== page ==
...

But that's only because I tried the code and got incorrect results with it. It confidently told me 4 is a practical number.

But 4 is a practical number, so it would be right telling you that.

Divisors of 4 = 1,2,4

1 = 1

2 = 2

3 = 1 + 2

Steve

Campbell Ritchie wrote:I have had second thoughts; I shall replace the code I deleted earlier.But that's only because I tried the code and got incorrect results with it. It confidently told me 4 is a practical number.

I don't know why you are getting the bits about "surl". Sorry.

i guess 4 is practical.. (3=2+1,2,1) well i m sorry for my part.. i am a programmer.. i expect people to understand the algo by code. like i do..

**if all n where 1<= n and n <= m and n is the sum of distinct factors of m, then m is a practical number.**So you ought to be able to add 1 and 2 to make 4. You can't. So, I am afraid, your algorithm doesn't give correct results.

12 is described above as a practical number. Factors of 12 are 1 2 3 4 6. 1 + 2 + 3 + 6 = 12.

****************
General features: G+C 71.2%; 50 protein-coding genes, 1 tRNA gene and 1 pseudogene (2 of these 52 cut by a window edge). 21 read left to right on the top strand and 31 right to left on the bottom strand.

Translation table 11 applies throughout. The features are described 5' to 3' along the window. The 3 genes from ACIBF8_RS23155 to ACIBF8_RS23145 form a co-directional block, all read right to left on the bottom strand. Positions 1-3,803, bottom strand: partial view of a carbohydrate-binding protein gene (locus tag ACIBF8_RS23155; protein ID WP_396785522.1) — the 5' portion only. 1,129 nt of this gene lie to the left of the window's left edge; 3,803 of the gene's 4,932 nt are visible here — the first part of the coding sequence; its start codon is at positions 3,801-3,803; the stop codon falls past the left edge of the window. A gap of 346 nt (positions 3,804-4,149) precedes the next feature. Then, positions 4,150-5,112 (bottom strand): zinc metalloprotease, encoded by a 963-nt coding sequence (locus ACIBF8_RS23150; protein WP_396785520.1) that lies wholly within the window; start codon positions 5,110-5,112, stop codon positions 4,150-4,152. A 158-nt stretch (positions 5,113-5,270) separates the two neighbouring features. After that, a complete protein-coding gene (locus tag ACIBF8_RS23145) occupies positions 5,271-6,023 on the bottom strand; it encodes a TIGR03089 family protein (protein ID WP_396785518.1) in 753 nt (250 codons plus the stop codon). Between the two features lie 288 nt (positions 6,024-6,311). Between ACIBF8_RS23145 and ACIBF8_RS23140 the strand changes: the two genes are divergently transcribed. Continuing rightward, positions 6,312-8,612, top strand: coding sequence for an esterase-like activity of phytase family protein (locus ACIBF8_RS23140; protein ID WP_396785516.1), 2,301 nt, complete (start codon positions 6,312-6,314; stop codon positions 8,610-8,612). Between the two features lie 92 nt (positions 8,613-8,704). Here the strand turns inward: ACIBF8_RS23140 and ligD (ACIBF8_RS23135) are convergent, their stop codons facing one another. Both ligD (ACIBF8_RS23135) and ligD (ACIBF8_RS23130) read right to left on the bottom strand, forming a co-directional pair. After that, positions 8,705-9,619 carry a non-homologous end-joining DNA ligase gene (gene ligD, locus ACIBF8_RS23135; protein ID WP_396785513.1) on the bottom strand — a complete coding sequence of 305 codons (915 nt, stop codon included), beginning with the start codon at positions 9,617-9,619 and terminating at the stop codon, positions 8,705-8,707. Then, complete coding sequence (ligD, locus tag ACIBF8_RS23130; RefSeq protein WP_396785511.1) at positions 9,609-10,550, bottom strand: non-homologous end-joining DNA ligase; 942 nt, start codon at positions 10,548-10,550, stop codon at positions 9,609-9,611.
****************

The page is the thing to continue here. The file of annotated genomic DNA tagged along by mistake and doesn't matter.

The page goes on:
Ashwin Vis, who gave you this assignment? It is by no means easy. What sort of course are you doing? And would you like me to ask my friend for help?

What are the factors of 4 really?

Answer: 1 2 4

That makes a big difference to 4, for example: 1 = 1, 2 = 2, 1 + 2 = 3 and 4 = 4.

I went to see James, our local mathematical whizz-kid and we concluded:

Let's create a set of number D (for divisors) which are divisors of a number

*x*.

D = {

*i*|

*x*∈ ℕ ∧

*i*∈ ℕ ∧

*x*mod

*i*= 0}

Let's create another set T for totals where the members are the sums of the members of the powerset of D, using the Σ(S) notation to mean "sum of all the members of the set S", or Σ

*i*•

*i*∈ S.

T = {

*j*| S ∈ ℙ(D) ∧

*j*= Σ(S)}

Now a practical number can be defined as

∀

*a*•

*a*∈ ℕ ∧

*x*≥

*a*⇒

*a*∈ T

Remember that the empty set is a member of ℙ(D), so 0 ∈ T is always

`true`, and ℕ only includes numbers ≥ 0.

I am more used to shifts and bitwise operations than you, so I would try:

*x*,

*x*/ 2 inclusive.

*x*, add it to the list. Position doesn't matter.

*n*such that if 2^

*n*<

*x*- 1 you don't have a practical number.

*x*- 1 because

*x*is a divisor of itself.

*n*where

*n*is the number of divisors in the list.

*n*.

*x*, put it in the set. Remember sets automatically discard duplicates.

*x*in the set.

*x*.

Note you do have to check that the total isn't greater than

*x*: look at 12: 1 + 2 + 3 + 4 + 6 = 16.

So who said there was anything simple about this ?

You may find other algorithms simpler.